He predicted a spike in divorces for several months after the no-fault divorce law is introduced but argued this would quickly return to normal - adding that this trend has been witnessed in other nations where no-fault divorce law has been introduced such as Scotland and Australia.

There may be a decline in divorce numbers in the lead-up to no-fault divorces being introduced in April due to couples deciding to wait for the law to be overhauled, he added.

“Couples will find the divorce process less painful to deal with and there will be fewer recriminations against each other under no-fault divorce,” Mr Hawkhead said. “Ultimately the no-fault divorce changes have been designed to end the blame game.”

He explained the law change will have “very little” effect on the outcome of financial settlements - adding that blaming someone for their behaviour or because they commit adultery has a very small impact on the financial settlement.

Interestingly, polling by Stowe Family Law, shared exclusively with The Independent, shows some 80 per cent of people are not aware divorce law is set to change in the UK this spring.

Meanwhile, some 72 per cent thought the reason for divorce was the result of one party having either done one thing or several things wrong. Researchers, who polled 400 people, also found 60 per cent of people are not clear what a no-fault divorce is.

Making the decision to divorce is not one anyone takes lightly. This step has historically been even harder for those – more often women – in challenging or controlling and coercive relationships.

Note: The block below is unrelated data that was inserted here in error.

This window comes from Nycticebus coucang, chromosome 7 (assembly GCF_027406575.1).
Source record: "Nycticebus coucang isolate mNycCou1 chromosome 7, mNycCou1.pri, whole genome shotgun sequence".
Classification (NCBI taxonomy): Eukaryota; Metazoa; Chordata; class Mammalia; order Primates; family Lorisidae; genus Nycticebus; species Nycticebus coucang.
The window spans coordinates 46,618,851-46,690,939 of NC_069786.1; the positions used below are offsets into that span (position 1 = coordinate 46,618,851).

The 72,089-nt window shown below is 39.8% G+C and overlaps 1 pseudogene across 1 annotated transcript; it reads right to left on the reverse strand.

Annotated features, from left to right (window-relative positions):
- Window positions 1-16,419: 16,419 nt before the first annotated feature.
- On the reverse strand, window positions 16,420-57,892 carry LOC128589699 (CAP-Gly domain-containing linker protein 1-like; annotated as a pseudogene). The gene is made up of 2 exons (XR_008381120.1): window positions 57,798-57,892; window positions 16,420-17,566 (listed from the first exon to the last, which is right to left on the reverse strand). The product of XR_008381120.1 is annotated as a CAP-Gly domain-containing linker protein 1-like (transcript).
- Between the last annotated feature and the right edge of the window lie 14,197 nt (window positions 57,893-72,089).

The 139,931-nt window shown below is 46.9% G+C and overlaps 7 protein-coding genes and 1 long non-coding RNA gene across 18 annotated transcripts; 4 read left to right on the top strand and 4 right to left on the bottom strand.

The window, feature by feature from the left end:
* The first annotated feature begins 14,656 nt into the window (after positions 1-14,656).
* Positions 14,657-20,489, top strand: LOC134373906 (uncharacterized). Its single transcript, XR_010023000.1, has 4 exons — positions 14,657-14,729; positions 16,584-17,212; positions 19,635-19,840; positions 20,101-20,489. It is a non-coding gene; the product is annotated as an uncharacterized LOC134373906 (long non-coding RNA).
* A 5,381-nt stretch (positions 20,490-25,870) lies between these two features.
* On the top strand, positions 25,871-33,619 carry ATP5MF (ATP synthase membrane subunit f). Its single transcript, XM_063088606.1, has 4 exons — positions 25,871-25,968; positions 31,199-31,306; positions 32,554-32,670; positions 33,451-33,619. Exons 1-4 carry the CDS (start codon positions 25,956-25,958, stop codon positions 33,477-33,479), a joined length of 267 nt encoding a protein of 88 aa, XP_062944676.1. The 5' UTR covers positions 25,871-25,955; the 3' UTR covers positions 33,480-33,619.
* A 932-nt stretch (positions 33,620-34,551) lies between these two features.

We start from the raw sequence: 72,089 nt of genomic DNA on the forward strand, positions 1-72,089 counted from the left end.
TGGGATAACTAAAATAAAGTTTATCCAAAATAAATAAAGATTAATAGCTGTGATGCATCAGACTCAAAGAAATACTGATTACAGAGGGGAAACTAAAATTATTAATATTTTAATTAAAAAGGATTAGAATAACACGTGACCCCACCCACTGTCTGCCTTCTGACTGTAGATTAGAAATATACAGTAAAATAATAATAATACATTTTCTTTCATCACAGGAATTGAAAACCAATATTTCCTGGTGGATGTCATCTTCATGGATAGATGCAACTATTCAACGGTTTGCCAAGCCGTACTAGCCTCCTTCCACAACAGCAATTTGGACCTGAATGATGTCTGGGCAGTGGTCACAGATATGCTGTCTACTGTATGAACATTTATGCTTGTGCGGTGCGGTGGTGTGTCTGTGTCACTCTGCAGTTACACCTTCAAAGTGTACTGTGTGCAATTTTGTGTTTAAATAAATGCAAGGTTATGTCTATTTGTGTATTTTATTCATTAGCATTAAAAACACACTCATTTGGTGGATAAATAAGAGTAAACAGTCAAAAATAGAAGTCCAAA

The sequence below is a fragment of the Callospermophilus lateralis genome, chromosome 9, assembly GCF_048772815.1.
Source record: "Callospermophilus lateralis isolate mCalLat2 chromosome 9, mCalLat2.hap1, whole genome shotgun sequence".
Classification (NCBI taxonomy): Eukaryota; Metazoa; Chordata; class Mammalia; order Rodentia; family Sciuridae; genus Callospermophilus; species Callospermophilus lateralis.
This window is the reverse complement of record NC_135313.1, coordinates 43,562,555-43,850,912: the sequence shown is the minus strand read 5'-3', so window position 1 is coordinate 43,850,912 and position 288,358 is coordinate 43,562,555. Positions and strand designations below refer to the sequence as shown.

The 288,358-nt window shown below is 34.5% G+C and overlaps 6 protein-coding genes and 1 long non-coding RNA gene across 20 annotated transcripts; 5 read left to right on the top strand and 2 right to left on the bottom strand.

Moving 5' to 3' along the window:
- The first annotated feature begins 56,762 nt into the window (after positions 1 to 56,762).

Emma Hatley

William Longrigg, a partner in the family team at law firm Charles Russell Speechlys, told The Independent: “We welcome the change. As lawyers, we have been campaigning for it for years. Blame is another hurdle, which is unnecessary and also a bit silly. If they’ve both decided to divorce then why cite blame.”

He said current divorce law is tied to the fact marriage has long been seen as “sacrosanct” - adding that marriage could previously “only be dissolved by act of parliament”.

Mr Longrigg added: “The court had to be absolutely certain before it could end in divorce. Everything had to be a contest. That all changed in 1973 and then it became much easier to get a divorce and much more of a paper exercise but the fault remained. Other countries can’t believe we still have fault element.”

Data from the ONS shows women have been more likely to initiate divorce proceedings against men in England and Wales since 1949 – with some 62 per cent of divorces between men and women in 2019 requested by the wife.

While this is the same amount as the year before, the gender disparity between men and women filing for divorce has decreased in recent years – falling 10 percentage points since the peak of 1992 when wives filed for 72 per cent of divorces.

Emma Hatley, partner at Stewarts, said: “Making the decision to divorce is not one anyone takes lightly. This step has historically been even harder for those – more often women – in challenging or controlling and coercive relationships. To date, in order to be granted a divorce, a case has to be made that a spouse has behaved unreasonably.

“This can be a traumatic process and has the potential to result in a more contentious start to proceedings, which can put people off to the point they don’t go ahead. Sadly, this has led some to remain in unhappy, and even abusive, marriages. A partner will no longer need to be afraid as to how their spouse may react to the contents of a petition”.

Ms Hatley hailed the change in divorce law as an “empowering step” - adding that controlling spouses who are opposed to being divorced “will no longer be able to contest proceedings”.